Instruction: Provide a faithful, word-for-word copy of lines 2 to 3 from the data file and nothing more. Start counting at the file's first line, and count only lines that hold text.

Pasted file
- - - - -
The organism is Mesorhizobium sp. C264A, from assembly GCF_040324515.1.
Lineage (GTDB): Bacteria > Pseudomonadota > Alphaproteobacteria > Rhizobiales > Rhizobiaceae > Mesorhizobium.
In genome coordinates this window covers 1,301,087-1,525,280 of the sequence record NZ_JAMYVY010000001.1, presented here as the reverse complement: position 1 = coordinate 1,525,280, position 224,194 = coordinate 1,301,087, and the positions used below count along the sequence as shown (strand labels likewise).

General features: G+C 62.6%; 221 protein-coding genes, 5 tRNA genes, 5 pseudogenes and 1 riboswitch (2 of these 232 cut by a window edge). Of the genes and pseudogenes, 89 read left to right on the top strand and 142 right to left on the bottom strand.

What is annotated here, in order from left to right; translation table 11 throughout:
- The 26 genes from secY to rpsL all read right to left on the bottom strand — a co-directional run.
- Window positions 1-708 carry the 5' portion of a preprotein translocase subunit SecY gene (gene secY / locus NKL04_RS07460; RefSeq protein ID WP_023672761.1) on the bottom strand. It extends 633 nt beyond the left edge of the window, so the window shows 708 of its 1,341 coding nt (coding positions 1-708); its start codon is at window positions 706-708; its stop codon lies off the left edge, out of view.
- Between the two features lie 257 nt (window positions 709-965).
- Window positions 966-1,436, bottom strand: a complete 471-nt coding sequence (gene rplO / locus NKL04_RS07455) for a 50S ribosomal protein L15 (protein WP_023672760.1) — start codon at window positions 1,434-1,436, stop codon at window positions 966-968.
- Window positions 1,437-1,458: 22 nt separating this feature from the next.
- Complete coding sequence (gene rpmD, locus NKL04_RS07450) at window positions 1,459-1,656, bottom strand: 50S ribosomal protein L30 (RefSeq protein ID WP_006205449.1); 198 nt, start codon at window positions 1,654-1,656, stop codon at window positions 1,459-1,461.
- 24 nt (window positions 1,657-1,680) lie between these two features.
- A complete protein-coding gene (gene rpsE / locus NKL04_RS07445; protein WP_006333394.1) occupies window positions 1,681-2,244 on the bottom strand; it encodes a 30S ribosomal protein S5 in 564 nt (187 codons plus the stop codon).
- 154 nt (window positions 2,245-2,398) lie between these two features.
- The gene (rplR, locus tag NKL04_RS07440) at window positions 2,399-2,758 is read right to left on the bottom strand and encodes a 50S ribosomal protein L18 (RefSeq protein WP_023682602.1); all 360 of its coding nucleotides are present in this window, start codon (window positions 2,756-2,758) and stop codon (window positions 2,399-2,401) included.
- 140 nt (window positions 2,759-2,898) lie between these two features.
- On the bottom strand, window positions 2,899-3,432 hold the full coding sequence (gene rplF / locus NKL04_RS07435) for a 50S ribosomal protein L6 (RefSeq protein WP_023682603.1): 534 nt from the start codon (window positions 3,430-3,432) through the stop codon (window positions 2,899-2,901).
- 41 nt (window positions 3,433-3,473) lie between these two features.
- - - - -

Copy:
Lineage (GTDB): Bacteria > Pseudomonadota > Alphaproteobacteria > Rhizobiales > Rhizobiaceae > Mesorhizobium.
In genome coordinates this window covers 1,301,087-1,525,280 of the sequence record NZ_JAMYVY010000001.1, presented here as the reverse complement: position 1 = coordinate 1,525,280, position 224,194 = coordinate 1,301,087, and the positions used below count along the sequence as shown (strand labels likewise).